November 24, 2023

Compared to dogs or children, women struggle in the Ukrainian army

Sofiya Tkachenko in Vienna, Austria

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June 18, 2022. Ukrainian female soldier during a meeting with President Volodymyr Zelenskyy.

Picture by: CC BY 4.0

Currently, more than 60,000 women serve in the Ukrainian Armed Forces, and about 5,000 are on the frontline. These women are a vital part of Ukraine’s future victory. However, throughout the last year of the invasion, they have realised the struggles of being a woman in a predominantly male environment.

Female soldiers are being treated as an object of entertainment rather than living, breathing, and equally capable human beings.

GenderInDetail’, a Ukrainian anti-discrimination campaign, recently shed light on a YouTube video, in which soldiers from the Ukrainian 3rd Assault Brigade make openly sexist and misogynistic comments. The soldiers are identified by their call signs – ‘Istok’, ‘Gnom’, and ‘Hmuryi’ – except for a Ukrainian comedian Victor Rozovyi, who joined the brigade at the start of the full-scale invasion.



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During the live show, a woman in the audience asked the soldiers: “How do you think women can help on the frontlines?” Instead of an answer, she received an “I’d better stay quiet” comment from Victor Rozovyi and a loud wave of laughter from the other three men.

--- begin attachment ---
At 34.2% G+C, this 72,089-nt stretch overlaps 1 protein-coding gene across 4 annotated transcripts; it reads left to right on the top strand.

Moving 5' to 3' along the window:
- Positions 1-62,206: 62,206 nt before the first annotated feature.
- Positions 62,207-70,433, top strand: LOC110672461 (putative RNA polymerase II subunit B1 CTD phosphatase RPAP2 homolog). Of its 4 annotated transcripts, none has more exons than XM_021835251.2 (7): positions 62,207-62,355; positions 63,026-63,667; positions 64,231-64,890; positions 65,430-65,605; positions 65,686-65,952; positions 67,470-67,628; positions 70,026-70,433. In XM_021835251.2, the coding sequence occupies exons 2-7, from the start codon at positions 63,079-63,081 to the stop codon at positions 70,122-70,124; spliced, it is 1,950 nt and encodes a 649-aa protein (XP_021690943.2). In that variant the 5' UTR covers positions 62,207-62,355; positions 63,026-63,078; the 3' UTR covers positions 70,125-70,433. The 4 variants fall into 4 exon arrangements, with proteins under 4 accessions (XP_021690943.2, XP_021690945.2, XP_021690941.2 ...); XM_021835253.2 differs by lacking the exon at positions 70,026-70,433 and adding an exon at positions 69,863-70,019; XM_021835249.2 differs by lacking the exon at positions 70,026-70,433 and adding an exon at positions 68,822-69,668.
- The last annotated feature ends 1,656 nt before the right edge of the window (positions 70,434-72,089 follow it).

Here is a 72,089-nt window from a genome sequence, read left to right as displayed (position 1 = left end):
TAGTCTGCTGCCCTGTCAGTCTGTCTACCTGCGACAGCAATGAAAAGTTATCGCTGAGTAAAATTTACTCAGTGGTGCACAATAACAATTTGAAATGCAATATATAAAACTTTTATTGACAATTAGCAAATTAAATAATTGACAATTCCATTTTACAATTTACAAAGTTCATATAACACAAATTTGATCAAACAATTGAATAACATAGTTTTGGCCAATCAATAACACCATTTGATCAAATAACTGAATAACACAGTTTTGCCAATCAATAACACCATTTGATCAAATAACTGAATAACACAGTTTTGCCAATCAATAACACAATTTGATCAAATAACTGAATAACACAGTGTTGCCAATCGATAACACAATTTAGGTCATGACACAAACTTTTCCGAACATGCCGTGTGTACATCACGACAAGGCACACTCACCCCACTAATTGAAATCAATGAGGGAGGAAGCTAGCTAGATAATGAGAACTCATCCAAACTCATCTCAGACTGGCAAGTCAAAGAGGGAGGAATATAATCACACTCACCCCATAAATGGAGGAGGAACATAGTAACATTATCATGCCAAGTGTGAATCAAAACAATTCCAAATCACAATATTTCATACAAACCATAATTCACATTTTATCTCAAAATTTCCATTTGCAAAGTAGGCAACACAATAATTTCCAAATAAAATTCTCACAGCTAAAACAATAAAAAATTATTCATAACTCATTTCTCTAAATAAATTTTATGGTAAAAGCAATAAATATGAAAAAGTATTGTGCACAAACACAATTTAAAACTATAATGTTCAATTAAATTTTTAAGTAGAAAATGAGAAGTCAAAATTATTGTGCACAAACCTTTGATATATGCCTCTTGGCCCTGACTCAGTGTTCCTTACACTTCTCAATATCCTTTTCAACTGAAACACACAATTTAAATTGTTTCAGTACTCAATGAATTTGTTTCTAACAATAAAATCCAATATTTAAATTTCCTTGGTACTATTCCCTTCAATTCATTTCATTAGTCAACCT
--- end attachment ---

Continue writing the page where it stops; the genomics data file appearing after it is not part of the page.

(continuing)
One of them tried to make the situation ‘better’ by saying: “The women can be in the administrative, record keeping, storage organising roles.” Another reacted to this with a hysterical laugh.

“But please, I have one thing to ask of women who want to join the forces: please do not imagine yourselves snipers or marksmen. Those positions require a lot of work,” said ‘Istok’.

The absurdity continued when a woman stood up and told the men and the crowd that as a combat medic with four years of experience, she found it to be a complete lie that women cannot be useful in the army.

“We do not want to disrespect women in the army, I think we should clap to the women serving right now,” ‘Istok’ answered.

“And children who are serving. And dogs who are serving,” added Victor Rozovy.

But one might say  that these are just comments, a common generalisation that goes around, a degrading comparison putting women in the same category as children and dogs, as those who need to be taken care of. But this mentality has lasting repercussions.

Unfortunately, this mentality translates into the ongoing problem of sexual harassment towards women in the military.

Serving in one of the brigades in Donetsk, aerial scout Lesya Ganzha told DW: “Young women defend themselves in their own way. Usually, they find themselves a protector.”

“One young woman told me she had been harassed. The commander made overtures to her on her very first day, which she rejected. That was the end of the matter. But I know that in another company, things were more serious, and a young woman had to transfer to a different company.”

Discrimination not only has many faces but also manifests in a variety of ways.